It is easier to search for a related donor among your blood relatives and unrelated donors among the 33 million donors worldwide already registered.
Whoever registers as a donor must be willing to donate to anyone in the world who needs it without knowing who it will be
MITH NUMBER 7: “Children with leukemia pose a threat to others because they can infect them.”
No one can get cancer from contact with another person. Cancer is not contagious, nor can it be transmitted. However, it should be noted that children who receive chemotherapy and/or radiation have a weakened immune system and therefore are at risk of being infected by viruses, bacteria, or other germs that could make them severely ill and cause complications. That is why they often wear masks for their own protection.
The use of these masks has generated this myth in some regions of the world. However, it must be made very clear that…
cancer patients wear masks to protect themselves from external infections, not to protect others.
MITH NUMBER 8: “If a child has leukemia, it’s better that he doesn’t know it.”
Children and adolescents have the right to be informed of both the diagnosis of their illness and their treatment plan and the possible consequences thereof. Of course, it is important that the information is appropriate to their developmental stage and agreed with their parents and caregivers.
Even preverbal children perceive changes in their bodies, in their environment and in the daily dynamics, so they need the adults around them to be able to put into words what is happening to them.
A child who is uninformed and perceives a discordance between what is being said and what is happening to him may begin to lose confidence in those who are his main supporters, and feel alone in the face of such a challenge.
For younger children, the name of the disease is just a formality, a convention. They need clear and concrete information, according to their age, that gives meaning to what they are living in their own flesh and need to go through.
In the case of adolescents, the diagnosis may have different connotations. In addition, the fact of having access to information on the Internet, for example, may generate more doubts and confusion. That is why it is extremely important that they receive the information first hand, that is to say from their treating physicians, and that the physician is willing to cross-examine the patient, and to give him/her honest and concrete answers.
It is important to tell them the truth, respecting the family style and the communication resources available to them.
MITH NUMBER 9: “Childhood leukemia can be cured with treatments other than allopathic/traditional medicine.”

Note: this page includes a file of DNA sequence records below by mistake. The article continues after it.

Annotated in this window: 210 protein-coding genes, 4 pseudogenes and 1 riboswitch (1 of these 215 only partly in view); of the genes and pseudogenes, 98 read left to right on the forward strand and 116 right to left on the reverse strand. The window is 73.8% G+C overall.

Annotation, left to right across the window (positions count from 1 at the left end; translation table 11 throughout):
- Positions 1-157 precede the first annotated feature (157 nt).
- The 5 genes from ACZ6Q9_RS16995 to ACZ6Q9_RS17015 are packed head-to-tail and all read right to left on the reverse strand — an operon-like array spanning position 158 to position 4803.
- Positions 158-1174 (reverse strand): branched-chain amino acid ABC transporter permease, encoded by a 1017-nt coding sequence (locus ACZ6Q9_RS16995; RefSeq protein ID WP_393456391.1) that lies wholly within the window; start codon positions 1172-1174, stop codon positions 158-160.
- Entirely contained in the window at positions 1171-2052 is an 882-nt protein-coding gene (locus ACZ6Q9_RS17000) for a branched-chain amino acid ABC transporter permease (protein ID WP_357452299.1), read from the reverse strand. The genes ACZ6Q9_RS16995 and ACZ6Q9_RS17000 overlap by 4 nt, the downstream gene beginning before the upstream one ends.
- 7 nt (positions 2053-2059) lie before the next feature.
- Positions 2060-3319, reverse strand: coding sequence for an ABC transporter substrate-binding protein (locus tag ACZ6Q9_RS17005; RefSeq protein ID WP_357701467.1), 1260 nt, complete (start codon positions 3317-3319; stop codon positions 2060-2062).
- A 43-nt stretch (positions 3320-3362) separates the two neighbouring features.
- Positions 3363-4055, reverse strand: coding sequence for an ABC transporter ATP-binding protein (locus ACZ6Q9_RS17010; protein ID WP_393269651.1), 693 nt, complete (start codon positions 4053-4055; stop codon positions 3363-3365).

First of all, we must differentiate between complementary and alternative treatments.
Complementary methods are used alongside regular medical care. On the other hand, alternative treatments are those used as a substitute for the treatment indicated by the doctor.
While some of these methods may help relieve symptoms or help patients feel better, most of them have not been proven to be effective. Some of them may even be very dangerous for the patient and should never replace medical treatments.
Be wary of complementary and alternative methods that claim to cure cancer and suggest giving up medical treatment. Remember that the treatments that manage to improve the results of the cancer are presented and published in scientific events and serious publications of the specialty.
Treatments that have been shown to fight cancer safely are already covered by traditional medicine.
Always consult with your doctor before applying a complementary treatment.
MITH NUMBER 10: “The best cure for leukemia is for the child to maintain an optimistic attitude and think positively.”
Each child and adolescent will have a style of coping with his or her illness and treatment according to the age, personality and previous history.
There are no universal rules about how to get through treatment. However, we do know the importance of promoting recreational and educational spaces, as well as legitimizing expressions of anger, sadness and opposition.
The hospitalization of children and adolescents exposes them to norms, procedures, punctures, prolonged hospitalization, changes in body image due to the effects of treatment, and loss of intimacy that will undoubtedly affect them. It is therefore healthy for children to express their anger or sadness in the face of the invasion of situations that have altered their daily lives.
Denying suffering does not make it go away. That is why it is important for children to express their feelings about the illness, whether they are positive or not. In any case, nurturing a positive attitude, in many cases, gives the child tools to cope with the disease.
MITH NUMBER 11: “A child with cancer will never become an adult with a full life.”
Children cured of cancer may have a normal life expectancy. Depending on the intensity of treatment received, some children may have side effects. However, they will be able to live a normal life if they receive proper and timely care. In addition, despite their temporary isolation.
childhood cancer survivors have demonstrated their ability to adapt and learn, as well as their ability to resume their social development and function as useful members of society.
Most of them live as normal a life as their parents. They only need to receive the proper checks and care to maintain a good quality of life and an education in healthy habits.